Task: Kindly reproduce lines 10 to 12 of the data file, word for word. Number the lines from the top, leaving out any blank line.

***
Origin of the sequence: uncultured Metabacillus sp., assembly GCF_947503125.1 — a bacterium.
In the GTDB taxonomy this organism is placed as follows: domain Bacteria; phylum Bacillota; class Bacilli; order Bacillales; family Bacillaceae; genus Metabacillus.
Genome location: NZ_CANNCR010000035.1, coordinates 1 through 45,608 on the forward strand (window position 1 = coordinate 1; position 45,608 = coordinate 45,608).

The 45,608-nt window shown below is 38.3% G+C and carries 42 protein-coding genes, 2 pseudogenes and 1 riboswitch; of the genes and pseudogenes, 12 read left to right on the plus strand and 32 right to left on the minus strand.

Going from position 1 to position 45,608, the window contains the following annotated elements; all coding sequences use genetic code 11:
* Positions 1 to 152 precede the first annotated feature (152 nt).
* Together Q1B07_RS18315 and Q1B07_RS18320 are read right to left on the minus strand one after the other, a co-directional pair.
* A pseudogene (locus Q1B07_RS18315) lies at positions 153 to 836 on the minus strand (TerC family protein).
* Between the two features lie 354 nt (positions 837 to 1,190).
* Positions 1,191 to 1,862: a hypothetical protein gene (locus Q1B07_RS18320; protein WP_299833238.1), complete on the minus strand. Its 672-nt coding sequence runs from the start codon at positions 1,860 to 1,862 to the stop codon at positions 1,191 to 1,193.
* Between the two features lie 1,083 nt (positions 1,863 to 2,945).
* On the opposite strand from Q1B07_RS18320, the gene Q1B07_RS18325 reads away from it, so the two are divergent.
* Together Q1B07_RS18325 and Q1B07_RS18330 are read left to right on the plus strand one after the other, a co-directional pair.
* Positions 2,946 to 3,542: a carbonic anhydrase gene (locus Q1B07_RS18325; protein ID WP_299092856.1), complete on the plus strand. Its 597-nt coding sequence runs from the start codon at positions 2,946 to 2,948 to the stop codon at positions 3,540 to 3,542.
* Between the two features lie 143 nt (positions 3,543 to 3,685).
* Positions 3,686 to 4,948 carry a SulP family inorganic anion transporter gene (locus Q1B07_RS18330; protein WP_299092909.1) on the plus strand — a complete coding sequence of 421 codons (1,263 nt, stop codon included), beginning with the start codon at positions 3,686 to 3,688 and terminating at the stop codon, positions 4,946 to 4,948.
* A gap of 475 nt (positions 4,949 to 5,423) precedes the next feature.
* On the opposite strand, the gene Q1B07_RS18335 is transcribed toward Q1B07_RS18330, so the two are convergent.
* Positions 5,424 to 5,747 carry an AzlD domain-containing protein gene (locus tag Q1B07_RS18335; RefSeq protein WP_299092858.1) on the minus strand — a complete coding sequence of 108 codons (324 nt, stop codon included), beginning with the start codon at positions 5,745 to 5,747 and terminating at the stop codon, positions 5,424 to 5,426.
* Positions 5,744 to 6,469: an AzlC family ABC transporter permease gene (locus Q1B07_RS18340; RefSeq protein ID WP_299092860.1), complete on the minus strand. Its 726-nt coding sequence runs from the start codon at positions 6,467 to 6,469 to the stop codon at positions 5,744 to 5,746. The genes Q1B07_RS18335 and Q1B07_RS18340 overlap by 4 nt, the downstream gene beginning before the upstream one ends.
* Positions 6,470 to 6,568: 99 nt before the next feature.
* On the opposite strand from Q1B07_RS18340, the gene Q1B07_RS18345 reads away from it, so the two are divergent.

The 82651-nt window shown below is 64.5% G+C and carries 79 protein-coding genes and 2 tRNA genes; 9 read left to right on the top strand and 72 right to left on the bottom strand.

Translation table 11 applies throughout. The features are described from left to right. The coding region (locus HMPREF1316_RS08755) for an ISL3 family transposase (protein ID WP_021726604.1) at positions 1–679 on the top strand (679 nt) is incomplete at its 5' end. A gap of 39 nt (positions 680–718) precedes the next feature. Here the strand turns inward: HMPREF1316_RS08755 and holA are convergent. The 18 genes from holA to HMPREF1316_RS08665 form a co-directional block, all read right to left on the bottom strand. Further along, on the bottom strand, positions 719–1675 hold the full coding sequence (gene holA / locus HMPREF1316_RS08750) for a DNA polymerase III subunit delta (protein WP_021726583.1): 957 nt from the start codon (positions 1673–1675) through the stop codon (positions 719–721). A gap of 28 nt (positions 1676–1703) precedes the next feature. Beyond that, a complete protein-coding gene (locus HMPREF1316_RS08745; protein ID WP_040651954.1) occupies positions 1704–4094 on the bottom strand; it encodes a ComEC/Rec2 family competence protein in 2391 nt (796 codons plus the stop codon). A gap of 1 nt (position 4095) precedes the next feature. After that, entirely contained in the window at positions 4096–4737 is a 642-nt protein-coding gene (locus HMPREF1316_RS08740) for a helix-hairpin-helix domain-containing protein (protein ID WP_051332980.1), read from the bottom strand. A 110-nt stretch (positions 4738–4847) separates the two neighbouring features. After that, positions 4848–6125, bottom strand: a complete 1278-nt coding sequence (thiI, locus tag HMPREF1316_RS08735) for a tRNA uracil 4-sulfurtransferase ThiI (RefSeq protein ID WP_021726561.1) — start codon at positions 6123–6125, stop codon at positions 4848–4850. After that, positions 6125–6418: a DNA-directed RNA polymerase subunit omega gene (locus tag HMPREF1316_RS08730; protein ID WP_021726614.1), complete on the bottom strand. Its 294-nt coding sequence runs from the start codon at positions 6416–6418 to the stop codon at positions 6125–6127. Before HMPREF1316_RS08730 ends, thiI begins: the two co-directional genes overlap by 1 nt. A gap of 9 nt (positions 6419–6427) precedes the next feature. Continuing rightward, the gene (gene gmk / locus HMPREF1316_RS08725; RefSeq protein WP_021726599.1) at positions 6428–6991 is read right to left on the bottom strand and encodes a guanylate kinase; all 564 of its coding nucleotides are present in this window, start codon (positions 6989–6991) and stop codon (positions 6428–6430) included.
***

* Positions 1,191 to 1,862: a hypothetical protein gene (locus Q1B07_RS18320; protein WP_299833238.1), complete on the minus strand. Its 672-nt coding sequence runs from the start codon at positions 1,860 to 1,862 to the stop codon at positions 1,191 to 1,193.
* Between the two features lie 1,083 nt (positions 1,863 to 2,945).
* On the opposite strand from Q1B07_RS18320, the gene Q1B07_RS18325 reads away from it, so the two are divergent.